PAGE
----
Gov. Janet Napolitano is expected to offer a budget next month that puts a major focus on, and increases spending for, K-12 and early education, children's health care and better leveraging the state's universities to help with economic and work force development.
Napolitano has made the latter the showcase of her one-year term as chairwoman of the National Governors Association. The goal of Napolitano's NGA effort is to help Arizona and other states compete globally, improve their work force quality and diversify their economies.
She's also traveling to North Carolina this week for meetings related to early education and preschools. The Democratic governor will not offer any tax increases in her budget plans, but may not immediately jump on board business calls for a third straight year of property tax cuts.
The governor's budget aims are to expected to focus on improving Arizona's lackluster schools and education rankings; easing health care burdens for working class families and small businesses, investing more in children's programs and better coordinating university research with the private sector and K-12 education.
The state is also facing another year of budget surpluses despite the housing slowdown, and has infrastructure needs that include highways and water .
The Democratic governor won a second term in November and that large margin of victory coupled with Democratic gains in the Republican-majority Legislature and public support for her agenda raises expectations that there will be increased spending in the next proposed budget.
That worries fiscal conservatives concerned about the growth of state government under Napolitano's tenure; whether bigger government and more spending will solve Arizona's problems and what the state will face during the next economic and fiscal downturn.
Napolitano has said she will produce a balanced budget but has also stressed that the state needs to invest in areas such as education, universities, transportation, water, work force and economic development.
Spokeswoman Jeanine L'Ecuyer said the governor will present her ideas when the Legislature reconvenes in January.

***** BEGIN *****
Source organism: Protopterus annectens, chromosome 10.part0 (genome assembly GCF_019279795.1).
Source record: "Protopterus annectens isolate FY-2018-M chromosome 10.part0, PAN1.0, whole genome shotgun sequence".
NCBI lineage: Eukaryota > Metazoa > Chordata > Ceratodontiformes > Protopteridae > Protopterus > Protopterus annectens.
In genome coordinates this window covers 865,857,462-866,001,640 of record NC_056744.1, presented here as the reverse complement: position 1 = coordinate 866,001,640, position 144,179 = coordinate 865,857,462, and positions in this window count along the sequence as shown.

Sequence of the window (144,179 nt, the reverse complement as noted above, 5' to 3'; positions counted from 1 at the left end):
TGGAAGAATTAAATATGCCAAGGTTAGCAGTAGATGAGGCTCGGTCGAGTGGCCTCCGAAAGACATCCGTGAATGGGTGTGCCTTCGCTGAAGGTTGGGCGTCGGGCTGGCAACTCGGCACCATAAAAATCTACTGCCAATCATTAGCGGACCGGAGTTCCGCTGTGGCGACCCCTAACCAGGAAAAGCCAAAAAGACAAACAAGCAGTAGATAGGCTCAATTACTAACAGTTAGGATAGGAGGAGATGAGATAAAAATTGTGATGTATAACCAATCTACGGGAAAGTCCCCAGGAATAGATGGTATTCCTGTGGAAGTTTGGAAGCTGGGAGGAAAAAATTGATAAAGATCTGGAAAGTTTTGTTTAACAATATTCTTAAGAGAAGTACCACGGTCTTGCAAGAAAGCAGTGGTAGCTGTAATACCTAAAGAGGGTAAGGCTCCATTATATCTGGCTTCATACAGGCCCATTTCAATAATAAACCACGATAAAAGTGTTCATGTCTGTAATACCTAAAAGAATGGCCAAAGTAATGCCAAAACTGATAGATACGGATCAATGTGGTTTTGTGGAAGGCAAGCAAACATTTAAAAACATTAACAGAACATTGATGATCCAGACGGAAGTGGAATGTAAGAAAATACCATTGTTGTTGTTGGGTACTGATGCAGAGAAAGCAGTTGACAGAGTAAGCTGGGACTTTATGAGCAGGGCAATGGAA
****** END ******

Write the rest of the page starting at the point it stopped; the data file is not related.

The governor has already said the state plans on increasing college financial aid to help offset tuition hikes at public universities. She could also put more focus on preschools, children's health care and other early education programs. A centerpiece of the governor's first term was state funding for local all-day kindergarten and voters approved an 80 cents per pack tax hike on cigarettes last month. That money is going towards early education and children's programs.
Noah Clarke, an economist for the conservative Goldwater Institute, expects Napolitano to push for more government spending on education and attracting high-tech companies to the state.
Clarke points out that state education spending was bumped up by $452 million last year and now accounts for 42 percent of the state's budget. The total has almost doubled from $2.6 billion in 2003 to more than $4 billion this year, Clarke said.
He questions whether more spending is the answer.
"Despite this enormous increase in spending, test scores are flat and half of Arizona's fourth graders cant' read," said Clarke.
Arizona ranks at or near the bottom compared to other states when it comes to high school dropout rates, test scores, child care assistance to the working poor and other education indicators. Democratic-oriented groups, such as the Children's Action Alliance, Arizona Education Association and Service Employees International Union, want to see the state increase child care assistance for the working poor, expand health coverage for children and shun more business tax cuts in favor of what they see as needed investments.
Tom Jenney, executive director of the conservative Arizona Taxpayers Federation, worries about the growth of government since Napolitano took office in 2003 and what will happen if the economy slumps and surpluses become deficits.
"One problem with rapid budget increases during a boom time is that they are inevitably followed by painful budget cuts in the succeeding recession -- turning the state budget into a scary rollercoaster ride," said Jenney.
Jenney points out that the budget agreement between Napolitano and the GOP Legislature bumped up state spending last year by 15 percent, a number greater than population and personal income growth in the state.